Chronos and Kairos: Two Meanings of Time Explained by a Franciscan Priest Richard Rohr

 

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Image by Darkness. Via: (Unsplash)

 

I love discovering new words, especially words that we don’t normally use, words on the margin, words that hold so much truth and aliveness. Those are words that can speak directly to our experiences when we run out of things to articulate.

In a podcast that I recently listened to, Richard Rohr, a Franciscan priest of the New Mexico Province and founder of the Center for Action and Contemplation in Albuquerque, New Mexico, unleashes his reflection on two different meanings of time: chronological time and deep time. These concepts of time are rooted from Greek words, chronos and kairos.

Chronological time (chronos), as he argues, is the time that ticks. It’s, for instance, when a bored student stares at the watch in his class, wishing the class would end faster. Chronological time is the short and structured time we inhabit. Unlike chronological time, deep time (kairos) is grand and audacious. Living in deep time means looking at a longer view of time with an unflinching optimism, believing that every moment in our culture is a blink that will pass. As Rohr succinctly says, deep time is, “where time comes to a fullness, and the dots connect.”

The transcript of the interview:

Krista Tippett: “A phrase that you use a lot that I’d like you to just flesh out is an aspect of this progression towards meaning, towards spiritual fullness, is ‘living in deep time.’ Just say what you’re saying there.”

Richard Rohr: “OK, well, let me say, first of all, I’m not sure what I mean by that. [laughs] But a phrase was used in medieval Catholic spirituality was ‘the eternal now.’ ‘When time comes to its fullness,’ is the biblical phrase. I’m sure you’ve been told that in the Greek, in the New Testament, there’s two words for time. Chronos is chronological time, time as duration, one moment after another, and that’s what most of us think of as time.

But there was another word in Greek, kairos. And kairos was deep time. It was when you have those moments where you say, ‘Oh my God, this is it. I get it,’ or, ‘This is as perfect as it can be,’ or, ‘It doesn’t get any better than this,’ or, ‘This moment is summing up the last five years of my life,’ things like that where time comes to a fullness, and the dots connect, when we can learn how to more easily go back to those kind of moments or to live in that kind of space.

Now, I think that’s what the tradition means by the word ‘contemplation,’ that to be a contemplative is to learn to trust deep time and to learn how to rest there and not be wrapped up in chronological time. Because what you’ve learned, especially by my age, is that all of it passes away. The things that you’re so impassioned about when you’re 22 or 42 don’t even mean anything anymore, and yet, you got so angry about it or so invested in it.

So already, the desert fathers and mothers discovered this word ‘contemplation’ because I believe they found the word that most believers use, the word ‘prayer,’ to be so trivialized, so cheapened by misuse. Prayer was sort of a functional thing you did to make announcements to God or tell God things, which God already knew, of course. And they created another word to give us access to this deep time, and that word that kept recurring throughout the 2,000-year history of Christianity was the contemplative mind. It’s a different form of consciousness. It’s a different form of time.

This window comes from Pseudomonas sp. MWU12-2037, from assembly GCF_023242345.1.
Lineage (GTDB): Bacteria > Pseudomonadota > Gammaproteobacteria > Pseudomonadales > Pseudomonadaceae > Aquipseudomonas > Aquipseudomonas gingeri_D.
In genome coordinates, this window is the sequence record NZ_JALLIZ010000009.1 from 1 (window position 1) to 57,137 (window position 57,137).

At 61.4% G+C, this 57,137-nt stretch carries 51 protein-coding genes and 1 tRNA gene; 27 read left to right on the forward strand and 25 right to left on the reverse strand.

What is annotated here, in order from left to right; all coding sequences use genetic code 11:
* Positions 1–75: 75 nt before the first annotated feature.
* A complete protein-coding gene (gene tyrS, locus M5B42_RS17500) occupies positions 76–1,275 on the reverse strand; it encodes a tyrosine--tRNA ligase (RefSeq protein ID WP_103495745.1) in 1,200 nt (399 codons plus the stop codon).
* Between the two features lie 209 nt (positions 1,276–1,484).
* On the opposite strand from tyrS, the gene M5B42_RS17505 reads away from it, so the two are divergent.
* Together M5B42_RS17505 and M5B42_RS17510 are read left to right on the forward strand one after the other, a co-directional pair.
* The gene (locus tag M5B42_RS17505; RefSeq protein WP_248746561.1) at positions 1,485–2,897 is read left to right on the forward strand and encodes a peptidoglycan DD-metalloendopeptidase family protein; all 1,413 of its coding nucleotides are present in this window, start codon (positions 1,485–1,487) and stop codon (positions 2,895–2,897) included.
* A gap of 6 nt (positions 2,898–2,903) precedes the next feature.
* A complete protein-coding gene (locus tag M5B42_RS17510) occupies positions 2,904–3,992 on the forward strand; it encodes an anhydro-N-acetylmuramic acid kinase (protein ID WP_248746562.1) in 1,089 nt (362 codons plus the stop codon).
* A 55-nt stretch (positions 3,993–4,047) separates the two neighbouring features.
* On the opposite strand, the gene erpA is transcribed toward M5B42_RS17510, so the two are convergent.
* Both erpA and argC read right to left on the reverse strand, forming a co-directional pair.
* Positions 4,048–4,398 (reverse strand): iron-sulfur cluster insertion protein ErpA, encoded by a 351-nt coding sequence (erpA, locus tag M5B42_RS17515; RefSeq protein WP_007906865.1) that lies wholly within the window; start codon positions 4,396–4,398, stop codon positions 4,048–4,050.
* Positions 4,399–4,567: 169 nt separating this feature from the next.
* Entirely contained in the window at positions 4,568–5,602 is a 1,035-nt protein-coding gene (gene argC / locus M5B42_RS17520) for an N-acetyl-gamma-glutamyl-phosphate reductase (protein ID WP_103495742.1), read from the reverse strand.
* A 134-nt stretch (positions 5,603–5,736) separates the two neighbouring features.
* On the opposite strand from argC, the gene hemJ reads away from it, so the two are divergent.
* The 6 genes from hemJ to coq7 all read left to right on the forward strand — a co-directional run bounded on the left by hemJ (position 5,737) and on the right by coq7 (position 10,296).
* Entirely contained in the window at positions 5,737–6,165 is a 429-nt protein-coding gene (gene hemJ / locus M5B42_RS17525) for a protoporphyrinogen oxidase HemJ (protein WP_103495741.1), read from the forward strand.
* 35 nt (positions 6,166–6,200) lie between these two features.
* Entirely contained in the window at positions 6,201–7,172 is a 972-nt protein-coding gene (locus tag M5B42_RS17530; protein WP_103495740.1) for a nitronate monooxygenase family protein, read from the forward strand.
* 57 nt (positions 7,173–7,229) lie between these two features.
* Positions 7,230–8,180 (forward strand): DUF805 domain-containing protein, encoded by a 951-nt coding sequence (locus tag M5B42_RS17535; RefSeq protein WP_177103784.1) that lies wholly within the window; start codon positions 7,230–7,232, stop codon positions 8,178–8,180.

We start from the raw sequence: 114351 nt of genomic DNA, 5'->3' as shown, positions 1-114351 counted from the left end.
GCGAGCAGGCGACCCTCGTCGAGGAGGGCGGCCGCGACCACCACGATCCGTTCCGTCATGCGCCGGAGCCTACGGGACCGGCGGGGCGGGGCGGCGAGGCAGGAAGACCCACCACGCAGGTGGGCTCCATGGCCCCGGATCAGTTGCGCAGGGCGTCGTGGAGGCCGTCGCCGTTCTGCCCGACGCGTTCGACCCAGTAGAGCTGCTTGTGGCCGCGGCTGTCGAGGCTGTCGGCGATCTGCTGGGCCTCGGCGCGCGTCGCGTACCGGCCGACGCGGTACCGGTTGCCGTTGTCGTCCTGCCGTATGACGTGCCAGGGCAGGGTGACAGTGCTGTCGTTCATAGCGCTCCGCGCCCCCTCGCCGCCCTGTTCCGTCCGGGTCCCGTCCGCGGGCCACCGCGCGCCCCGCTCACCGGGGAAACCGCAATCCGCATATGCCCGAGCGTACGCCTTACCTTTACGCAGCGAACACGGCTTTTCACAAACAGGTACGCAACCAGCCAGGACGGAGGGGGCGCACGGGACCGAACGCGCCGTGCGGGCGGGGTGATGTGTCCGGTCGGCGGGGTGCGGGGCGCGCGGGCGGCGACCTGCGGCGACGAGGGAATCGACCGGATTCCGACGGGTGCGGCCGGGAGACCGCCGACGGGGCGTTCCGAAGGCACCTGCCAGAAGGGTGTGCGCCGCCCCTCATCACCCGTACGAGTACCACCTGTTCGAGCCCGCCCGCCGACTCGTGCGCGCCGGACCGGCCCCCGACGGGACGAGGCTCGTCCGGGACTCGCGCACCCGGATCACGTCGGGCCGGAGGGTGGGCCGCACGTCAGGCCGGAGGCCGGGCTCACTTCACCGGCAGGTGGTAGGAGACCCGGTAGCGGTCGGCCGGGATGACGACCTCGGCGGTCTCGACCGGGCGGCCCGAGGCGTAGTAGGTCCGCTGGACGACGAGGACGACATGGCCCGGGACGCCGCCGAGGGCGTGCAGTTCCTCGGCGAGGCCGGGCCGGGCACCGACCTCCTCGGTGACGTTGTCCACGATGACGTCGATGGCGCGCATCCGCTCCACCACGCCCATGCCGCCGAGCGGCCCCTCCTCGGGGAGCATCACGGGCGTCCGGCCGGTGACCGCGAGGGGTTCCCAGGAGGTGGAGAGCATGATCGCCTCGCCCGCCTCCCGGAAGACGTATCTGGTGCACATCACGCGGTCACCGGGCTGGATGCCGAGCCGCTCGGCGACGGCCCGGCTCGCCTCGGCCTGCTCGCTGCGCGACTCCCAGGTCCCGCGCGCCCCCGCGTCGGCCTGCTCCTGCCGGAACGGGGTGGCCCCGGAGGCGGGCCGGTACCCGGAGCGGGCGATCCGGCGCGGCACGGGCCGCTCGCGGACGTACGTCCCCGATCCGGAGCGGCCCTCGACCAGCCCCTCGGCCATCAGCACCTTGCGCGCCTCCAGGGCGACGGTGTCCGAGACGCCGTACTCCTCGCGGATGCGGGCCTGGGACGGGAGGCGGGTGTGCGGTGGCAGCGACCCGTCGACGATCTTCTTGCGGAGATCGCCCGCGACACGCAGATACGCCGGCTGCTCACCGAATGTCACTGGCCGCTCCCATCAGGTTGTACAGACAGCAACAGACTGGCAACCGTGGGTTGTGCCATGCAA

Let me add one thing. We used to, in Latin, use this phrase sub specie aeternitatis, and the old professor used to say, ‘Sub specie aeternitatis.’ And what it means — ‘in the light of eternity.’ In the light of eternity, this thing that you’re so worried about right now — is it really going to mean anything on your deathbed? [laughs] And for some reason, that had the power to relativize the things that a young man would get so impassioned about, positively or negatively. And those were various ways of directing us toward deep time.”

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Love is a stronger than death. Image by Peter Tandlund. 2012. Via: (Flickr)

 

To enjoy the full podcast:

The Great Stoic Philosopher Seneca on the value of time

 

 

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Seneca. Via: (Classical Wisdom)

 

Something extraordinary happened last week. One of my favorite thinkers, and a self-proclaimed “human guinea pig” aka Tim Ferriss, the author of The 4-Hour Workweek, gave away freely three volumes of pdf version of some of the most remarkable Stoic writing, starring Lucius Annaeus Seneca or Seneca the Younger. Seneca was born circa 4 BC in present day Spain, and grew up to be one of the most towering figures in the ancient Rome. From being a Nero’s advisor, successful playwright, one of the wealthiest people in the Roman empire, until he was being exiled to the island of Corsica for eight years on the premises of supposed adultery with the emperor’s niece; Seneca had experienced the sweet taste of success and the bitter taste of failure. 

In this first volume of the book titled The Tao of Seneca: Practical Letters from a Stoic Master, there is a letter that shifted the way I think about the value of time. Written centuries ago for Seneca’s friend, Lucilious, the substance of this letter is timely and timeless, reminding us that our time in this world is very short and yet most people are squandering it as if it were replaceable. This letter is a poignant reminder of what we know so deeply but chronically fail to put into practice.